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'We are not like the Vikings, ' laughs Kim Herforth Nielsen, the 51-year-old principal of Danish practice 3XN.

Truth be told, I only have Nielsen's word for that. Before the beginning of last year I had never heard of 3XN and neither had pretty much anybody else in Britain.

When the practice first appeared on the UK architectural radar it landed, unnoticed, like a mysterious seaborne raider, and made off with one of the country's prize projects - the £63 million replacement for Will Alsop's doomed Fourth Grace project in Liverpool.

Then, just a few months after winning the National Museum of Liverpool scheme, the Danes stole into Manchester to snatch the competition for the new Salford Arts and Media Centre. On top of this, the practice is still hoping to get its hands on a housing scheme in one of the Merseyside Path'nder areas.

Even with these major projects under its belt, details about the Nordic practice and its roots remain sketchy.

This may have something to do with how the news of its Liverpool museum success was released to the British press.

Back in Denmark, the media lapped it up. The triumph was all the more impressive, the papers rightly claimed, because 3XN had seen off seven top architects - including Zaha Hadid, Snøhetta, David Chipper'eld, and Daniel Libeskind, to claim the competition.

Had this been known here in the UK, perhaps the world would have paid more attention to both the victory and the practice. Instead, it appeared the museum had decided to appoint a small, unknown architect in secret to avoid recreating the high-profile hullabaloo which surrounded Alsop's controversial Cloud scheme.

But 3XN - short for 3 x Nielsen - is neither small nor inexperienced. Set up in 1986 by three college friends, two of whom have now moved on, the 100-strong practice has offices in Aarhus and Copenhagen and has worked on a range of impressive projects around Europe. Among these are the Danish Embassy in Berlin - with its Arne Jacobsen-inspired lamps - built in 1999, and the recently completed music centre on Amsterdam's waterfront, which has been eight years in the making.

Nielsen is used to working on key cultural schemes and developments on riverside sites.

However, he admits that before winning the Liverpool project, he knew very little about the city other than Liverpool FC and the Beatles.

In some ways, this may have helped 3XN's competition bid. He says: 'When we started off we didn't know anything about Will Alsop's scheme and we didn't dig into it. We just wanted to create what the museum wanted us to make.' Since then, the architect has done its homework and the concept for the 10,000m2 museum responds to the historic views of the Three Graces and the flow of pedestrians along the Pier Head.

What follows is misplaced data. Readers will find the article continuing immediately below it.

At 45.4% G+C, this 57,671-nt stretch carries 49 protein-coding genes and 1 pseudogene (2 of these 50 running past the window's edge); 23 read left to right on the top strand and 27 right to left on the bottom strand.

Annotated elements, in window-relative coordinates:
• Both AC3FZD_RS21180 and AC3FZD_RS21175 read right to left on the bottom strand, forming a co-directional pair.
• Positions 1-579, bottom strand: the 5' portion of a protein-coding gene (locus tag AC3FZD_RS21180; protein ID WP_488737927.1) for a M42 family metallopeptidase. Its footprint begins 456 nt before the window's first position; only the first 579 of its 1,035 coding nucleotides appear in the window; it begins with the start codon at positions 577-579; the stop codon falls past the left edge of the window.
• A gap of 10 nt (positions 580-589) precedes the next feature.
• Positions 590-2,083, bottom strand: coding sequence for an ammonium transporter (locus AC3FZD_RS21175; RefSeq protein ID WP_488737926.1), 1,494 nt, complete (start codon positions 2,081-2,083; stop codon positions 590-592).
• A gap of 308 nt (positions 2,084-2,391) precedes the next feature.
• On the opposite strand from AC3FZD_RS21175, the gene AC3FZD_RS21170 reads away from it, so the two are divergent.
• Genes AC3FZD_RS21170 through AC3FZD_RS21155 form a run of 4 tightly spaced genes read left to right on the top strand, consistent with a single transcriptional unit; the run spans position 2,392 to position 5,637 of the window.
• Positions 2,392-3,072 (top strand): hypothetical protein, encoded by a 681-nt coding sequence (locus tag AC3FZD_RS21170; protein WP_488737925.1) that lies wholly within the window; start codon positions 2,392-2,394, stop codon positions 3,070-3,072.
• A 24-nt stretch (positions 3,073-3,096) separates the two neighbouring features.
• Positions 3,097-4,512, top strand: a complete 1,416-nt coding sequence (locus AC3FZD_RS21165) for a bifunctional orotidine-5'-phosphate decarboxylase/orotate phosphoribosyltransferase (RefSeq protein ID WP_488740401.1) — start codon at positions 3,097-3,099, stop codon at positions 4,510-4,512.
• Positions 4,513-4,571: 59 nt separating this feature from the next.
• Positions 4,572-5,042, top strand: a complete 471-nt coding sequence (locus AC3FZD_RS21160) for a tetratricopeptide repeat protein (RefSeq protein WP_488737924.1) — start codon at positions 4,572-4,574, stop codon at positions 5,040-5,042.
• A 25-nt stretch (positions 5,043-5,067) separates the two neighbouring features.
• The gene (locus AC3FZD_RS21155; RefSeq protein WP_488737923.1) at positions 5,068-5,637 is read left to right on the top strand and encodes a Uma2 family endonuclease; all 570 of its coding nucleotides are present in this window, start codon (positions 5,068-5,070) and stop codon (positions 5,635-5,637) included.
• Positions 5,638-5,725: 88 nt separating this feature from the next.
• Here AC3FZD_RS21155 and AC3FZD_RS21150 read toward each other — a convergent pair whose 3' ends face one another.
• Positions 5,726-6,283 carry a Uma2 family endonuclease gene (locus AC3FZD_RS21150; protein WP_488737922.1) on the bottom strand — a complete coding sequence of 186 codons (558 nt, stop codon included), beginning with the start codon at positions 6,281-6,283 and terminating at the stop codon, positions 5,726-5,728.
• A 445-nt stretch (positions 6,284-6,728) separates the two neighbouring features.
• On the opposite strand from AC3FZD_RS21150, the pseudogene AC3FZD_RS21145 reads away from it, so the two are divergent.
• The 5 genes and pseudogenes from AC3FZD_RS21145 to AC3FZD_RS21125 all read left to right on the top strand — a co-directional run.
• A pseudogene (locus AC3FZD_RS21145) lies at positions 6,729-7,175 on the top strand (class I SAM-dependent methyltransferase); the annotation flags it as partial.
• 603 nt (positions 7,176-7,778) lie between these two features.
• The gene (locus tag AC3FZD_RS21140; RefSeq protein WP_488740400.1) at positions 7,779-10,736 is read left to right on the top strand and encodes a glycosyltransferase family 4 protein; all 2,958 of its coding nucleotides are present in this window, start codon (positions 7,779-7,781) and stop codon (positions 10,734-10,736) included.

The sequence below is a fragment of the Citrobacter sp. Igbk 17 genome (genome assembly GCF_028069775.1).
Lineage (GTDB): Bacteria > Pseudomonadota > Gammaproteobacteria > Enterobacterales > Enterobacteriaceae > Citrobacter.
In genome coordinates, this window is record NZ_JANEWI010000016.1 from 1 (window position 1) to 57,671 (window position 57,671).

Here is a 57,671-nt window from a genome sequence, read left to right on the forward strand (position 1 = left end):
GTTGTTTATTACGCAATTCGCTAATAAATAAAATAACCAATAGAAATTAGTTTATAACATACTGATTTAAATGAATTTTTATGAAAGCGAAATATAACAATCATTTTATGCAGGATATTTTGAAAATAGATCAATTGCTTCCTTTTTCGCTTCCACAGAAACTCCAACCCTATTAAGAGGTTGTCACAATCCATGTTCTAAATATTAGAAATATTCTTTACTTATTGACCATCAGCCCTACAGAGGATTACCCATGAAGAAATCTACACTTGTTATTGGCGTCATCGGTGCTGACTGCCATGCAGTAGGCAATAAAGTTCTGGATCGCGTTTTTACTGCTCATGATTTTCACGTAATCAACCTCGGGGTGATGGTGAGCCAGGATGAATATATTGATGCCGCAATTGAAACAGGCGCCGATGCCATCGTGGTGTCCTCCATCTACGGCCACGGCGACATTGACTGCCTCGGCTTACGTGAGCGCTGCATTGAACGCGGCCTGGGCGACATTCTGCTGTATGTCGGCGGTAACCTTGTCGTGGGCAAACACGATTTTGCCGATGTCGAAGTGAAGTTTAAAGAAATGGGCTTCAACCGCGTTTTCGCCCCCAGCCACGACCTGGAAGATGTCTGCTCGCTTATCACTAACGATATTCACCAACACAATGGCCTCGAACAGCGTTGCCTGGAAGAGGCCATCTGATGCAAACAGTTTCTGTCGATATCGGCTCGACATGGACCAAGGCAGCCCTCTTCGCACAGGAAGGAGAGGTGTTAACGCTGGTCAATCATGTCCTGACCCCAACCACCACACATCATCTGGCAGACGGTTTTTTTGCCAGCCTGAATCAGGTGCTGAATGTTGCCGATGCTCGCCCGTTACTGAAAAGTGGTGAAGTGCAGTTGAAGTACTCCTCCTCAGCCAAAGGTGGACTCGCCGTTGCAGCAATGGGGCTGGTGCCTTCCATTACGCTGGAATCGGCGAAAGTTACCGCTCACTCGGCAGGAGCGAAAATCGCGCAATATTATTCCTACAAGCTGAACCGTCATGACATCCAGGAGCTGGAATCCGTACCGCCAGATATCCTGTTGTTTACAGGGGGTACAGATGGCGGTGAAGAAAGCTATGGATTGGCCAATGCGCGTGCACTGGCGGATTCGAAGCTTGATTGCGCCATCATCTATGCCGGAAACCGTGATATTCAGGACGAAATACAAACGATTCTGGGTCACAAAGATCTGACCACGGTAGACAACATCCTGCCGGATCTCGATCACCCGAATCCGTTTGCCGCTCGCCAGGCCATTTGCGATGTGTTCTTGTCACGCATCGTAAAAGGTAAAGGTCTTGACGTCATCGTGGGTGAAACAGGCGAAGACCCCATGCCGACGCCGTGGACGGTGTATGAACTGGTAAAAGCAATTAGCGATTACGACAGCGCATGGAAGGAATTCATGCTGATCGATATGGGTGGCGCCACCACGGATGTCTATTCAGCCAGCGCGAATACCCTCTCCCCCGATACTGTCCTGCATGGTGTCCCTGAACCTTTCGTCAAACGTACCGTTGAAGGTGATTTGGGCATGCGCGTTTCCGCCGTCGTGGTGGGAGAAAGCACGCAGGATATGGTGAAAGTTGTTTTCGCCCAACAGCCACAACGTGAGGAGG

'It is a very sensitive site, ' Nielsen adds. 'But even though it is a World Heritage Site, it doesn't mean you can't build there. It just means you need to respect the site.' He goes on: 'We wanted to make something quite different from the old buildings, with abstract references to ships and the dockyards. We call it more of a structure than a building.' Yet Nielsen is determined not to fall into the same traps that derailed Alsop's ambitions for the Mann Island site. In some ways, he has already succeeded - the new museum secured planning permission in December 2005 and the project has been cleverly reduced in size to ensure it stays within budget.

Even so, the building will still boast around 5,000m2 of exhibition space, with two extensive galleries on each floor - making it one of the largest city history museums in the world. Plans to involve artists Olafur Eliasson and James Turrell on the interior also remain on the cards.

Despite rumours suggesting otherwise, Nielsen is adamant the building will be open in time for Liverpool's Capital of Culture year in 2008 - although the galleries will not be fully 'tted out until the following year.

If there is a similarity between 3XN's experiences and those of Alsop, it is the reaction to the proposals from Unesco advisory body ICOMOS-UK ( ajplus 22.12.05).

These unexpected criticisms infuriated Nielsen, who had worked closely with CABE and English Heritage throughout the design process.

The architect, who is a member of Denmark's own version of CABE, said: 'The only negative comments came from ICOMOS-UK just a week before the planning committee.

'They hadn't even asked for a meeting, then they came up with a lot of views about something they don't really know about.' What does worry Nielsen, though, is the way the rest of Liverpool's waterfront development is being managed.

He fears the city could be cut off from the River Mersey, similar to the situation that has occurred with the urban renaissance in Copenhagen.

Nevertheless, Nielsen's time in Liverpool has only served to fuel his desire to work in the UK. They may not have longboats and horned helmets, but, like the Norsemen before them, 3XN look certain to leave a significant mark on this country.

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